The Internet seems to be overrun with “trolls” these days. But do we actually know what the label means? Or what a troll really is? Whitney Phillips breaks it down in a brief history of the term and why using it is problematic.
THE ANTI-SOCIAL WEB: As we see from the ubiquity of online harassment, shaming, and trolling, the social web is as much about ambiguity and antagonism as it is about sharing, connection, and cooperation. In fact, the Web’s most apparently obviously anti-social behaviors—including trolling and shaming—are, strangely enough, also its most social. This series, The Anti-Social Web, will explore this overlap to look at various aspects of social behavior online, from “good” to “bad” and all colors between. Guest curated by Whitney Phillips.
By WHITNEY PHILLIPS
Ask 10 people what they think about Internet trolls and you’ll likely get 10 different answers. One person might focus on harmless pranks, another on the lulz, another still on hateful tweets or harassment, generally. Some might even argue that the category doesn’t exist. The Internet seems to be virtually overrun with trolls—but no one can agree on what that term means.
One reason for this confusion is the relative age of the term, which can be traced back to the early or mid ’90s, perhaps even earlier—a lifetime in Internet years. Back then, the term “trolling” first referred to disruptive or otherwise annoying speech and behavior online. These trollers, as they were then called, would clog a particular discussion with non-sequiturs, engage in so-called identity deception, and/or commit various crimes against language and logic.
It’s likely that many of these early trollers knew exactly what they were doing, and undoubtedly took a great deal of pleasure from their exploits. Whether or not the aggressors in question meant to upset their targets, however, and whether or not they even identified themselves as trollers, or had conversations about trolling, the behaviors in question were framed almost exclusively in terms of effects. The de facto understanding of the activity was something like the definition of sexual harassment. If a target walked away feeling trolled, then trolling had indeed been afoot.
The troll space began to shift in the early 2000s, when anonymous users of 4chan’s infamous /b/ board appropriated and subsequently popularized a very specific understanding of the term “troll.” For these users, trolling was something that one actively chose to do. More importantly, a troll was something one chose to be. Over the years, and thanks in no small part to the frenzied intervention of mainstream media outlets, a distinctive subculture began to cohere around the term “troll,” complete with a shared set of values, aesthetic, and language. (I talk about this relationship in my article “The House That Fox Built: Anonymous, Spectacle and Cycles of Amplification.”)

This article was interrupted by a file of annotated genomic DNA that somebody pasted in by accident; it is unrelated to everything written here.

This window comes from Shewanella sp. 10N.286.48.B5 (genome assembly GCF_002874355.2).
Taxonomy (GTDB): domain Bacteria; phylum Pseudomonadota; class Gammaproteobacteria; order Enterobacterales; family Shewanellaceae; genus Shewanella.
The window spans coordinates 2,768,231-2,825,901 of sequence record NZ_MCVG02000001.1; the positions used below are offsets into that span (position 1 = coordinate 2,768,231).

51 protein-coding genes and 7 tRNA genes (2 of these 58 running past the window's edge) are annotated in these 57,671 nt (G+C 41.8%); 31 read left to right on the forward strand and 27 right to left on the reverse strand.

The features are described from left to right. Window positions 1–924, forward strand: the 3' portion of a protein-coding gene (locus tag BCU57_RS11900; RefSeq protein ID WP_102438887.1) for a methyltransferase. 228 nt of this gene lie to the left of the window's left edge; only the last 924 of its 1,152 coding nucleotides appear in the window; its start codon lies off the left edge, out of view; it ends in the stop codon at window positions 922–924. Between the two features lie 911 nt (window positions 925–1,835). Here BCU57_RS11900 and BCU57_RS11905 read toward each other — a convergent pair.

What’s more, trolling in this newly-established subcultural sense, whose most conspicuous characteristic was that participating trolls proudly identified as such, was directly plugged into, and in fact provided a great deal of creative fodder for, a little thing called meme culture. The vast majority of the earliest popular Internet memes—including lolcats, Rickrolling, Advice Dog (which spawned the whole menagerie of Advice Animals), among many others—first percolated in or around the troll space, making trolling an increasingly powerful, but at the time still invisible, cultural force. As memes became more and more prominent, so too did trolling references and trolling behaviors, resulting in what subcultural trolls (that is, trolls of the meme culture/4chan ilk) subsequently lamented as the mainstreaming of Web culture.
Suddenly, trollish references that at one point provided a subcultural Bat Signal—even something, for example, as simple as a troll face—now didn’t mean, or didn’t necessarily mean, the things they used to (Adam Sandler, anyone?). Like so many other references and images once exclusively associated with the troll and early meme space, the troll face has reached the kind of critical mass that renders the image maybe not meaningless, but incredibly difficult to place.
The same has been true of the very term “troll.” Since the meme and lulz-based variety of trolling first emerged from 4chan’s primordial ooze in 2003, hundreds and maybe even thousands of articles and blog posts have been written decrying (or in some cases celebrating) these trolls’ exploits. Despite the fact that the trolls in question embraced a very specific subcultural understanding of the term, “trolling” became the media’s go-to descriptor for all problematic online behaviors, most notably cyberbullying.
For subcultural trolls, this framing was all wrong. The lament that “that’s not trolling” (a sentiment echoed in this Vice article) has become a common refrain within the ranks of self-identifying trolls, who take great offense to what they see as the mainstream media’s bastardization of “their” term.
And yes, it’s true; in a way, the public, not to mention the media, most certainly has adopted “their” term. But the current popular understanding of the term isn’t wrong. If anything, it’s a return to the original, looser definition—the idea that trolling is trolling if you feel you’ve been trolled.
But describing all problematic online behaviors as trolling and all online aggressors as trolls is a bad idea. Not because there is only one “correct” way to troll, as some trolls might insist, but because using the term as a stand-in for everything terrible online is imprecise, unhelpful, and—most importantly—tends to obscure the underlying problem of offline bigotry and aggression.